The study of sociology encompasses the individual, groups, and
society. The major or minor will become proficient in the understanding
of social life its characteristics, causes, and consequences.
Sociology courses emphasize the understanding of social issues and
the analysis of small-scale social interactions as well as large-scale
social institutions. Learning objectives and assessment of learning
are described in the Handout for Sociology Students, available in
the department office. Internships are a recommended service learning
Graduates will have the knowledge and skills to apply the sociological
perspective to their own lives and to the social environment of which
they are a part. They will possess what C. Wright Mills called the sociological
imagination, where they are able to see how their biography relates to
the time in history in which they live. Socrates said the unexamined life
is not worth living. The sociological perspective is crucial for the
examined life, a rich interior life in which ones relationships to others
and to social institutions are analyzed in this age of rapid social change.
Students will have the knowledge and ability to use sociological concepts
creatively in analyzing and critically thinking about social phenomena.
Graduates in sociology will have acquired a respect for and appreciation
of the need for data, not only for public policy decisions, but for life
decisions. Graduates will also have acquired sensitivity to people from
various ethnic, religious, racial, economic backgrounds, and sexual identities
and will see how prejudice and discrimination are socially created attitudes
and behaviors. They will be able to critically analyze the news of the
day as well as changes in the global economy and other major social institutions.
Graduates will have facility with computers, writing and research
skills and appreciate ethical considerations. They will also acquire
statistical skills necessary to gather, interpret, and analyze quantitative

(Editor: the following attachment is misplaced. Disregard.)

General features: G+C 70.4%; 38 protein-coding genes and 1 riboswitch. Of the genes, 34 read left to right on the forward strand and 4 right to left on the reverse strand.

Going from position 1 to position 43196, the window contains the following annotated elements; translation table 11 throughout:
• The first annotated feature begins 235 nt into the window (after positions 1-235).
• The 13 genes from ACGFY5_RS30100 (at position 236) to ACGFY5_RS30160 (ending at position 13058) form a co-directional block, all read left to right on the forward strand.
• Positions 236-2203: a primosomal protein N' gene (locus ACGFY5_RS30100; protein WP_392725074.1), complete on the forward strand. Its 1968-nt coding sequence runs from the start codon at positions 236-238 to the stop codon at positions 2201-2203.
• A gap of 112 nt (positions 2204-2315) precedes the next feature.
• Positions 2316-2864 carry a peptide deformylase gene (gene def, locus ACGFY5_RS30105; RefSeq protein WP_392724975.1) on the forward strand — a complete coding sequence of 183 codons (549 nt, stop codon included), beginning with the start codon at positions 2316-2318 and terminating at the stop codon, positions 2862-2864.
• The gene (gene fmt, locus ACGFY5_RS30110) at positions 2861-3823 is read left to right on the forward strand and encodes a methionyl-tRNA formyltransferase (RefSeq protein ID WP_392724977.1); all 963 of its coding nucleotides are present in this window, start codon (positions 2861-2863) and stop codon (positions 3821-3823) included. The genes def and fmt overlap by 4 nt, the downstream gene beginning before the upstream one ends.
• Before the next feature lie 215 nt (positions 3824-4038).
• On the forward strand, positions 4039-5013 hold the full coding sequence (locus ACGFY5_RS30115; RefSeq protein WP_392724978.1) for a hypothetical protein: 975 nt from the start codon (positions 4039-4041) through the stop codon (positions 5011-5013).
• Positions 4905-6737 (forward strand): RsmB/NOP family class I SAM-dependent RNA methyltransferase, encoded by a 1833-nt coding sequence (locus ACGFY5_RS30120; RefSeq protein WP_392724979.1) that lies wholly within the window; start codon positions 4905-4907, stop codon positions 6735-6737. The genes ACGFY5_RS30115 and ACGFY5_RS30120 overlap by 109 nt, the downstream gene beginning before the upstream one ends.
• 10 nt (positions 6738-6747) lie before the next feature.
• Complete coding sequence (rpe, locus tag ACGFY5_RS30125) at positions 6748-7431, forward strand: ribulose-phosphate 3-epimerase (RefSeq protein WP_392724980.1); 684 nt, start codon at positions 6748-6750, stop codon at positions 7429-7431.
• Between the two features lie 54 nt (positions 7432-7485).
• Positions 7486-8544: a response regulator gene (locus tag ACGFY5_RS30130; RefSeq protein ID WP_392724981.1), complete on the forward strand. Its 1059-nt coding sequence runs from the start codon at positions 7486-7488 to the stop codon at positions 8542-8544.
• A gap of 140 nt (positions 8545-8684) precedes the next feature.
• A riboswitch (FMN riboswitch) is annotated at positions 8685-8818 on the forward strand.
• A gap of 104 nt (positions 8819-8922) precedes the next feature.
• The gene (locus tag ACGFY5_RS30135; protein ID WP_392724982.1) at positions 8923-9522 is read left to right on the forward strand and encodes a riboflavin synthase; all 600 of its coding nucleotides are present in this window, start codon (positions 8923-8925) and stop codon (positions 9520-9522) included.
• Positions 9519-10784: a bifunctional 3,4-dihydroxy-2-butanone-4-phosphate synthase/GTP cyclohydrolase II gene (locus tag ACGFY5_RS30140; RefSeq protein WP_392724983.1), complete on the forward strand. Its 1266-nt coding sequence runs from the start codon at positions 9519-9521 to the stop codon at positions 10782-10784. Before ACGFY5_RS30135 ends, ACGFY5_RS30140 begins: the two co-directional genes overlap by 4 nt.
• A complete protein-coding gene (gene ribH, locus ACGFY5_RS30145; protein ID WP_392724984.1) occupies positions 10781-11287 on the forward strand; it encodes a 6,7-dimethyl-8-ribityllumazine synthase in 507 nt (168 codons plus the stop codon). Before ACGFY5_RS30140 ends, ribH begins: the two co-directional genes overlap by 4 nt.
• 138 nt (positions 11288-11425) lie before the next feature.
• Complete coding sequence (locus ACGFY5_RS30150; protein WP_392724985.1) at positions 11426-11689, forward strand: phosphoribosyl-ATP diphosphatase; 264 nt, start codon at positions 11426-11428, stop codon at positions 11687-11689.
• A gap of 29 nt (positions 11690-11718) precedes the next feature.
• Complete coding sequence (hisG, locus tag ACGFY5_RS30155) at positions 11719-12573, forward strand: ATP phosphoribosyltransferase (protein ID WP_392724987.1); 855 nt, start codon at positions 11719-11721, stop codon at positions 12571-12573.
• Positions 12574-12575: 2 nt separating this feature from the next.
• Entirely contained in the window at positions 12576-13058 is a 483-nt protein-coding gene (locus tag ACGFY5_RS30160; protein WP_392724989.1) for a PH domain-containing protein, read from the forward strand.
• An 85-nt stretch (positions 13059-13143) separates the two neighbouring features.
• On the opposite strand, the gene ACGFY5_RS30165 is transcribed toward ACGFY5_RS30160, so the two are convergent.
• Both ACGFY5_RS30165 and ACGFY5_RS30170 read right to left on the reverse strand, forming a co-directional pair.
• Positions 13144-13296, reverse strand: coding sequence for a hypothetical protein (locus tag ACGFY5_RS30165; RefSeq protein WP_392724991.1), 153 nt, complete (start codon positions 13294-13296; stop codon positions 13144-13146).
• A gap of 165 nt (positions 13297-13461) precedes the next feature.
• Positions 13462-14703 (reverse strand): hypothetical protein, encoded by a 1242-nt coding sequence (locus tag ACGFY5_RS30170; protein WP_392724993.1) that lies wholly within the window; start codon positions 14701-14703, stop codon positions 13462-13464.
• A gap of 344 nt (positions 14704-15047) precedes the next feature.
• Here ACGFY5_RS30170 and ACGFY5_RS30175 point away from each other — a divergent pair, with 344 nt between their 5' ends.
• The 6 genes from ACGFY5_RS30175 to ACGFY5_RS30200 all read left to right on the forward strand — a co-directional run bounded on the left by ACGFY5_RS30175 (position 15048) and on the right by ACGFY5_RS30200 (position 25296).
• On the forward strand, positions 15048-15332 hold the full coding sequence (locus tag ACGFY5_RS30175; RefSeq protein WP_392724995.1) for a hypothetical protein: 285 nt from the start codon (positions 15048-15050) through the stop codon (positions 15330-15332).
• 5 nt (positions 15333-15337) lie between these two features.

and qualitative data. These skills will allow them to participate
in research projects, particularly those of survey research and
Faculty, Facilities, and Scholarships
The sociology faculty, all with PhDs, share a commitment to excellence
in teaching. Our areas of special interest are as diverse as our offerings.
The universitys computer facilities provide students with excellent opportunities
for developing research skills. Students are also given the opportunity
for direct field experience through the Applied Sociology Internship Program.
The department annually recognizes outstanding graduating students with
the Robert Rankin Award. Other awards include the outstanding sociology
Distance student, highest GPA in the major, and overall outstanding student
are presented as well. Information is available from the undergraduate
advisers or department chair.
Sociologists work in industry, community programs, social services, and
in the many federal and state programs focused on our societys needs.
Most PhD sociologists are college and university professors who are involved
with both teaching and research.
Students graduating with a BA in Sociology offer their prospective employers
skills in research and social analysis, as well as an understanding of
our culturally diverse and changing society. A person with a masters degree
may teach at the community college level, and opportunities for applied
sociologists exist in government and private industry as well. Sociologists
trained in research methods, advanced statistics, and computer use will
have the widest choice of jobs.